Once you’ve mixed your joint compound to a good consistency, it’s ALMOST time to load it up.  But first, you want to use a lubricant such as WD-40 on the rubber parts of the box.  This will help it move smoothly.  

Once they are lubricated, there are two small levers on most flat boxes that allow you to open it up.  (There are also items called box fillers for this, so you can simply pump your mud into the box without opening it).  Holding the flatbox upright, fill the mud into the box.  This does take a little time to get right, and it will probably be messy.  You want to be able to close the box without mud spitting out of it.

When you have finally closed the box, don’t forget to switch the levers back to prevent it from opening by itself.

How To Use A Drywall Flatbox: The Motion

Now the motion of using a flatbox is definitely an area that requires practice.  The easiest part to learn will be on the center of a wall where you have the factory seam running horizontally across.

Using the flatbox, the only time you will be using the brake will be to align the flat to the wall.  After that, it is just a push-and-walk method.  The force of you pushing the handle into the flatbox is what causes the mud to push out.  

Start at one end of the wall, run it close to the end of the wall, then flip the box over and go the other way (back into the mud you just laid down) then pull away so the two stop points blend in.  If you don’t get this right the first time, it’s totally okay.  You need to practice to get this right.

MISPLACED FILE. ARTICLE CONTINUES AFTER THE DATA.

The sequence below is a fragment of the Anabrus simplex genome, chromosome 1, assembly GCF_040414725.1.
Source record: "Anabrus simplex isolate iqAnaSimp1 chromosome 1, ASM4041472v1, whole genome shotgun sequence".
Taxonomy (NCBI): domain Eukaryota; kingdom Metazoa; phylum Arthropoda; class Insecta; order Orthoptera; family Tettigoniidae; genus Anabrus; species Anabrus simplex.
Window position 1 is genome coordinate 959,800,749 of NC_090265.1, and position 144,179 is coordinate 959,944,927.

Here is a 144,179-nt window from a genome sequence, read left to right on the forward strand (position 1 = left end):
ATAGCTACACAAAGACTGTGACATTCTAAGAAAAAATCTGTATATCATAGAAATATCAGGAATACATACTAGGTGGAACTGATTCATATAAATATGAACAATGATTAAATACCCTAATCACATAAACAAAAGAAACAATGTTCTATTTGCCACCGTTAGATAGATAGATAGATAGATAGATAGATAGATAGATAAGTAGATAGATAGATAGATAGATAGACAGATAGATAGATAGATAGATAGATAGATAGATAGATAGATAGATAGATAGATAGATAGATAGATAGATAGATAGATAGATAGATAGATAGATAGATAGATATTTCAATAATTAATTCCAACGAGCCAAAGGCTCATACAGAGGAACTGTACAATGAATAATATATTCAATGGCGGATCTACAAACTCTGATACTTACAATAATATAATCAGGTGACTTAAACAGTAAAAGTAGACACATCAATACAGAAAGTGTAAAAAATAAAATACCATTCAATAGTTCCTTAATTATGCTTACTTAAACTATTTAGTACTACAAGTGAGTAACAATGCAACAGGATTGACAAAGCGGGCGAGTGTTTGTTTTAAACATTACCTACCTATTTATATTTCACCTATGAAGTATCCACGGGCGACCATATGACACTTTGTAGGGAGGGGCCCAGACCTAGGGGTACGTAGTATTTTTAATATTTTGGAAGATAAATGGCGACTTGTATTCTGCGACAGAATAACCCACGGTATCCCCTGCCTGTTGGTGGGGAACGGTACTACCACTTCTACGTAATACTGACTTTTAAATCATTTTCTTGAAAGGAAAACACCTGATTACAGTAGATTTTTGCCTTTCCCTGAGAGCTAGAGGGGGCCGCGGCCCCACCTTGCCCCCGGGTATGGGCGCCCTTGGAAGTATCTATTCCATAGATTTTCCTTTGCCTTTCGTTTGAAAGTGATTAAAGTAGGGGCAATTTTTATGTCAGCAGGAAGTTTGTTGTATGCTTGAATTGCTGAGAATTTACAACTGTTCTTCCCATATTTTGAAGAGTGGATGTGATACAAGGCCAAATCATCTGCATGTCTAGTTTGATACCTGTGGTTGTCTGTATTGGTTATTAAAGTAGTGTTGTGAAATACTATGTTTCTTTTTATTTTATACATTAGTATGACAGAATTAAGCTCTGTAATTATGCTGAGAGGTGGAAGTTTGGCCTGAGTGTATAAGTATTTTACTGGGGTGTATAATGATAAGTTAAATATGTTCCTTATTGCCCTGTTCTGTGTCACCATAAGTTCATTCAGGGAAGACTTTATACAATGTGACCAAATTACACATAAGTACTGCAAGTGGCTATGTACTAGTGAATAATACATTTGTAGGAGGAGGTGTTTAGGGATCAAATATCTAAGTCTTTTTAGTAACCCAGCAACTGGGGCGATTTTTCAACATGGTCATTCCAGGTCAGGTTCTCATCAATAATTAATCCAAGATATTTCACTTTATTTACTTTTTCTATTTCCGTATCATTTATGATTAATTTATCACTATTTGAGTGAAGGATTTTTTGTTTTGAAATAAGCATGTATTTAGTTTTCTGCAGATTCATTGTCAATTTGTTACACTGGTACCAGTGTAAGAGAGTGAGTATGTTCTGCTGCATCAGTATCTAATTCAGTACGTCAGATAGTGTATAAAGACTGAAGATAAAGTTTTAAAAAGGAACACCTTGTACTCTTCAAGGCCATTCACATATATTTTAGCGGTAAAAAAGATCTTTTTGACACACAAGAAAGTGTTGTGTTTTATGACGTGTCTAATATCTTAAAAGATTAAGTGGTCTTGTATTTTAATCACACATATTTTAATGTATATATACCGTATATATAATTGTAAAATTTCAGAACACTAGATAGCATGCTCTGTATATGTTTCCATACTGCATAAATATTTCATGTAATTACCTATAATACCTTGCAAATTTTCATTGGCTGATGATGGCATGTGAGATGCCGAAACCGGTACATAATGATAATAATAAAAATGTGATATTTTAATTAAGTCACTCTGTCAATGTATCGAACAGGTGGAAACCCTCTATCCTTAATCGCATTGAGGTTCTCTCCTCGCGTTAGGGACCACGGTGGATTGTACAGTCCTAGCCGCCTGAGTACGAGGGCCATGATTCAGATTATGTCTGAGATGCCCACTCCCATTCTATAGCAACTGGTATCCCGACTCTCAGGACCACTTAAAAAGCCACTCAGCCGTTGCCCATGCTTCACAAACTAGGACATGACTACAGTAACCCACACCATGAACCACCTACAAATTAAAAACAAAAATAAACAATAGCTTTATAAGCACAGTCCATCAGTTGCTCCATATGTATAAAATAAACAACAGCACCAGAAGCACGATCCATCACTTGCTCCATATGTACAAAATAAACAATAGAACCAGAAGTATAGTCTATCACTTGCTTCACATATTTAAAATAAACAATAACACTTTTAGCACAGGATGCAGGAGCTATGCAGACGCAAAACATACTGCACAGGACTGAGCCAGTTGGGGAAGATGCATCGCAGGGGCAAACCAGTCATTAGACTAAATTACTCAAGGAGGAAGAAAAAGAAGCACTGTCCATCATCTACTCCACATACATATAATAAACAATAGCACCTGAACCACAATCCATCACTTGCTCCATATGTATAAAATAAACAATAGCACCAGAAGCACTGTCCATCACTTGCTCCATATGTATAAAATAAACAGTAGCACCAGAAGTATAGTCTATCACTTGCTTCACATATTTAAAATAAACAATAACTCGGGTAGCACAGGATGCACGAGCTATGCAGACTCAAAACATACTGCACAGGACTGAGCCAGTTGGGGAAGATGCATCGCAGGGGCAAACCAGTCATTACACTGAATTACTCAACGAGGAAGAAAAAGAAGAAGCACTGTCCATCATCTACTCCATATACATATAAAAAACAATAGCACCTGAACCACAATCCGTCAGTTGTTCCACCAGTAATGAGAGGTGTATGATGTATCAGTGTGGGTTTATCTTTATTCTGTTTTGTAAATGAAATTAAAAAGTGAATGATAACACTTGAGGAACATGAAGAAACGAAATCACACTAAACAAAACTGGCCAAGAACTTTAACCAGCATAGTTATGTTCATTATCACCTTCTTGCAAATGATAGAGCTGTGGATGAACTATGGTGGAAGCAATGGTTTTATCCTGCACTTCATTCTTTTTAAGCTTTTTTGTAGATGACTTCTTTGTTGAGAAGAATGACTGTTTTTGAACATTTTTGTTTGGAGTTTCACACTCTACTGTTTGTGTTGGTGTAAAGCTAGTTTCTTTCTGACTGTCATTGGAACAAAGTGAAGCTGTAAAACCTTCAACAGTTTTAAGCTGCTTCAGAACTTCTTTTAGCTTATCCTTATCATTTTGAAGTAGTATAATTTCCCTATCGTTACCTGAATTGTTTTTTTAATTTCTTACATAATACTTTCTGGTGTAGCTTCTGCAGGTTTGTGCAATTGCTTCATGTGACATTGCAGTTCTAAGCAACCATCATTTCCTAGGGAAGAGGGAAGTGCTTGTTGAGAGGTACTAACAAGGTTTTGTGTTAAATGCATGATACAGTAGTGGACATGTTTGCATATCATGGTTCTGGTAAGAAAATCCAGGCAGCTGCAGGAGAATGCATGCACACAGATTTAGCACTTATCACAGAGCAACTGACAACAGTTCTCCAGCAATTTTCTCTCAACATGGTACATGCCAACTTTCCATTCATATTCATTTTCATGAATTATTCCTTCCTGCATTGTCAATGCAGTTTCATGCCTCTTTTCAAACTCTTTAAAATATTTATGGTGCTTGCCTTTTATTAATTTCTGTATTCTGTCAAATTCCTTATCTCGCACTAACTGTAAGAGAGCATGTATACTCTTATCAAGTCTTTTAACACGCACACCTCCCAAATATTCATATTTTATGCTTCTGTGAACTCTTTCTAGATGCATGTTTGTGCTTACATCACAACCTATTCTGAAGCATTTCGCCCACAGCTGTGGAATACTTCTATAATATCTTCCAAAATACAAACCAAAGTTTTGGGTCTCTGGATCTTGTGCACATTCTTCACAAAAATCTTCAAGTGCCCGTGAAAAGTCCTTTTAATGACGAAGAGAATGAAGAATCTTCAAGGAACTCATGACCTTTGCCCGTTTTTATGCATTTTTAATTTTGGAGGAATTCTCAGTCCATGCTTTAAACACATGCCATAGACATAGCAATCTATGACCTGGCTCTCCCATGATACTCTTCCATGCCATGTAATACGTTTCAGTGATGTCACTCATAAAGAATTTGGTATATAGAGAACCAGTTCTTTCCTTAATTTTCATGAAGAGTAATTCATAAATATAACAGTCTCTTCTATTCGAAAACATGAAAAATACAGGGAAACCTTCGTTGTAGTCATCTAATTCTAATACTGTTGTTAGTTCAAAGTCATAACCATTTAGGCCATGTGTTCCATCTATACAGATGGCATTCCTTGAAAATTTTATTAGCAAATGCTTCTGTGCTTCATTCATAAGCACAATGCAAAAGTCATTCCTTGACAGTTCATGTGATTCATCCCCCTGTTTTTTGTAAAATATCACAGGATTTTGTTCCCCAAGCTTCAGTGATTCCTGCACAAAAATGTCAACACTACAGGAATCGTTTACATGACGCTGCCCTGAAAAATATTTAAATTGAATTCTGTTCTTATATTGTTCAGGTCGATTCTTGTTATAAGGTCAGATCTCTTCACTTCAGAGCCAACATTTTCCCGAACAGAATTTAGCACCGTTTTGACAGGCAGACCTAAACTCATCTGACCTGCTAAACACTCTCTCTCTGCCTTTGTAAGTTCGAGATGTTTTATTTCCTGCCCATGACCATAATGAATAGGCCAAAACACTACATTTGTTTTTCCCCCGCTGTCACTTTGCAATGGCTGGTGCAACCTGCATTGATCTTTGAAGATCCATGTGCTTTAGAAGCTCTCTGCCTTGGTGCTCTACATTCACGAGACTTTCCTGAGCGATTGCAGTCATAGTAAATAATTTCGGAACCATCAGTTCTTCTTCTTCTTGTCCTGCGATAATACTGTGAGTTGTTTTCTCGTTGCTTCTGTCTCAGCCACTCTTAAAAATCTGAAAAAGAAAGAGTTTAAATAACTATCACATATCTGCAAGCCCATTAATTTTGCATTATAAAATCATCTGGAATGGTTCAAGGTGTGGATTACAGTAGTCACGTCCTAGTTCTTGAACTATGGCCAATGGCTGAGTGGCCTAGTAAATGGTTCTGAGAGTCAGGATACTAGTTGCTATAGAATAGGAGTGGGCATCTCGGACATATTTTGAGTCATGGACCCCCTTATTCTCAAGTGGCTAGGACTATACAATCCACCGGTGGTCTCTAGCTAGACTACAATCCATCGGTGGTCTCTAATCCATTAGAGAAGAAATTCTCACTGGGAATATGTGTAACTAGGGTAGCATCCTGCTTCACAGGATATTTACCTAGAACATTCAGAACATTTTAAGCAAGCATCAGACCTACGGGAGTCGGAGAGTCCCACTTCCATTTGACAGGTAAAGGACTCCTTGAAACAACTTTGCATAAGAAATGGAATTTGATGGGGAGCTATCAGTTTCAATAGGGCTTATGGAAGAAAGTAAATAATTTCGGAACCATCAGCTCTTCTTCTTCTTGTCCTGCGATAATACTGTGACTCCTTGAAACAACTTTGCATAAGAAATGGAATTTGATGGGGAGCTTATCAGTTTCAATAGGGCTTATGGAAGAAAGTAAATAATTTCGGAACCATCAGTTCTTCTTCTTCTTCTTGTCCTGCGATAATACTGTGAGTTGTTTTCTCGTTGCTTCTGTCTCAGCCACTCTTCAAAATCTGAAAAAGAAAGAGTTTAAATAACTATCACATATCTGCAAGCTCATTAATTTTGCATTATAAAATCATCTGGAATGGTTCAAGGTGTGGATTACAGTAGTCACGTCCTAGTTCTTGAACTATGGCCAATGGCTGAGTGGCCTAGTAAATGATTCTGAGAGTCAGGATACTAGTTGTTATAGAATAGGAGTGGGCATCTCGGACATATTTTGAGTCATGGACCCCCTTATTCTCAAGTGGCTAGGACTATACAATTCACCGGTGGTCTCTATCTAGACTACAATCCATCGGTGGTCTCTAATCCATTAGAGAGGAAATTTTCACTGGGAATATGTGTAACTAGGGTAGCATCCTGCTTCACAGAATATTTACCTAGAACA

If you didn’t like how it turned out, you can always take your 8” or 10” knife (depending on what size flat box you’re using) and skim out what you did.  I had to do this quite a bit before I got the hang of using a flatbox.

Video On How To Use A Drywall Flatbox

Cleaning Your Flatboxes

I want to share some tips on best cleaning practices for your flat boxes because I want to save you the frustration I have gone through.  (Thank me later)

You should NOT run quickset or easy sand in them!

This should be obvious but you shouldn’t be running these products in your tools.  Flat boxes can be a bit pricey and you want to make sure they are well cared for.  Cleaning out a flatbox of hardened compound is not fun and will add to your clean up time!

Clean them immediately after you’re done working for the day

Like I mentioned before, any hard mud will be hard to clean.  There are a lot of crevices for mud to get into inside the flat box that will affect the next day’s use.  Clean it thoroughly using a hose or sink sprayer to get everything out, and WD-40 it when you’re done!

Conclusion

I hope this guide has helped you out with using your flatbox.  Once you get this process down, you will very rarely have to finish by hand on large jobs.  Drywall flat boxes are a huge timesaver on jobs, if you’re a contractor you will see that the investment is definitely worth it.  If you have any questions or if I helped you out feel free to leave a comment below.  Best of luck with your project!